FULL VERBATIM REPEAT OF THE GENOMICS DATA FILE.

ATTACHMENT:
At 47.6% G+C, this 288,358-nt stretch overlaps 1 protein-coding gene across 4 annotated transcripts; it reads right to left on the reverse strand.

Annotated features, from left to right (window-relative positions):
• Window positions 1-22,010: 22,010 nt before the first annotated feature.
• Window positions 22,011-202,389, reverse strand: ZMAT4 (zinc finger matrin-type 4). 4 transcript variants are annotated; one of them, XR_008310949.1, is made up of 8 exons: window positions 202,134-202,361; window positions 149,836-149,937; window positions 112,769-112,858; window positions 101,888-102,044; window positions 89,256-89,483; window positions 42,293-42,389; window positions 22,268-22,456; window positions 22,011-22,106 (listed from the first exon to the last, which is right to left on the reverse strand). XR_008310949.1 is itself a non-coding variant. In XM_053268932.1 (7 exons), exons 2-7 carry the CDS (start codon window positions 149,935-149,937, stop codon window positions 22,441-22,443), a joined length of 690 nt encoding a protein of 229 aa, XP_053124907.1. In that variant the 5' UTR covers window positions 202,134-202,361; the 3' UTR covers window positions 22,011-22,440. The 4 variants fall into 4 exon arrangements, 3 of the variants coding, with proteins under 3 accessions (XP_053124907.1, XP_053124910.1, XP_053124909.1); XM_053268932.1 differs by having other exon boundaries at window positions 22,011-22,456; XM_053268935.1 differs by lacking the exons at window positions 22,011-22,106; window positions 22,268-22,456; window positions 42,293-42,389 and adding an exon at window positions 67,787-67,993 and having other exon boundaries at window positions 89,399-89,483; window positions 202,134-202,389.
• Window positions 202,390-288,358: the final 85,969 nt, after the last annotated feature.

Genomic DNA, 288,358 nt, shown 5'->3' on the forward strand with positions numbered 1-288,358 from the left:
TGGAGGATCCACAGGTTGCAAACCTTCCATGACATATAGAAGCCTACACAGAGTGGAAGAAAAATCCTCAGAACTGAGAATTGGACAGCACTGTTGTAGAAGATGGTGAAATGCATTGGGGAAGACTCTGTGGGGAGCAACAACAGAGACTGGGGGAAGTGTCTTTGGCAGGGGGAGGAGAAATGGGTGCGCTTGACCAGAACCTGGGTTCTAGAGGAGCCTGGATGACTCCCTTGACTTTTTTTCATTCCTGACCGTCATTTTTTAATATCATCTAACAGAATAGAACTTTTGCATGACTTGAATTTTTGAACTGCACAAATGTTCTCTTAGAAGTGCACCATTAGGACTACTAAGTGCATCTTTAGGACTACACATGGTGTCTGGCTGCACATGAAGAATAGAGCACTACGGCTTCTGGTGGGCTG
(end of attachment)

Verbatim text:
At 47.6% G+C, this 288,358-nt stretch overlaps 1 protein-coding gene across 4 annotated transcripts; it reads right to left on the reverse strand.

Annotated features, from left to right (window-relative positions):
• Window positions 1-22,010: 22,010 nt before the first annotated feature.
• Window positions 22,011-202,389, reverse strand: ZMAT4 (zinc finger matrin-type 4). 4 transcript variants are annotated; one of them, XR_008310949.1, is made up of 8 exons: window positions 202,134-202,361; window positions 149,836-149,937; window positions 112,769-112,858; window positions 101,888-102,044; window positions 89,256-89,483; window positions 42,293-42,389; window positions 22,268-22,456; window positions 22,011-22,106 (listed from the first exon to the last, which is right to left on the reverse strand). XR_008310949.1 is itself a non-coding variant. In XM_053268932.1 (7 exons), exons 2-7 carry the CDS (start codon window positions 149,935-149,937, stop codon window positions 22,441-22,443), a joined length of 690 nt encoding a protein of 229 aa, XP_053124907.1. In that variant the 5' UTR covers window positions 202,134-202,361; the 3' UTR covers window positions 22,011-22,440. The 4 variants fall into 4 exon arrangements, 3 of the variants coding, with proteins under 3 accessions (XP_053124907.1, XP_053124910.1, XP_053124909.1); XM_053268932.1 differs by having other exon boundaries at window positions 22,011-22,456; XM_053268935.1 differs by lacking the exons at window positions 22,011-22,106; window positions 22,268-22,456; window positions 42,293-42,389 and adding an exon at window positions 67,787-67,993 and having other exon boundaries at window positions 89,399-89,483; window positions 202,134-202,389.
• Window positions 202,390-288,358: the final 85,969 nt, after the last annotated feature.

Genomic DNA, 288,358 nt, shown 5'->3' on the forward strand with positions numbered 1-288,358 from the left:
TGGAGGATCCACAGGTTGCAAACCTTCCATGACATATAGAAGCCTACACAGAGTGGAAGAAAAATCCTCAGAACTGAGAATTGGACAGCACTGTTGTAGAAGATGGTGAAATGCATTGGGGAAGACTCTGTGGGGAGCAACAACAGAGACTGGGGGAAGTGTCTTTGGCAGGGGGAGGAGAAATGGGTGCGCTTGACCAGAACCTGGGTTCTAGAGGAGCCTGGATGACTCCCTTGACTTTTTTTCATTCCTGACCGTCATTTTTTAATATCATCTAACAGAATAGAACTTTTGCATGACTTGAATTTTTGAACTGCACAAATGTTCTCTTAGAAGTGCACCATTAGGACTACTAAGTGCATCTTTAGGACTACACATGGTGTCTGGCTGCACATGAAGAATAGAGCACTACGGCTTCTGGTGGGCTG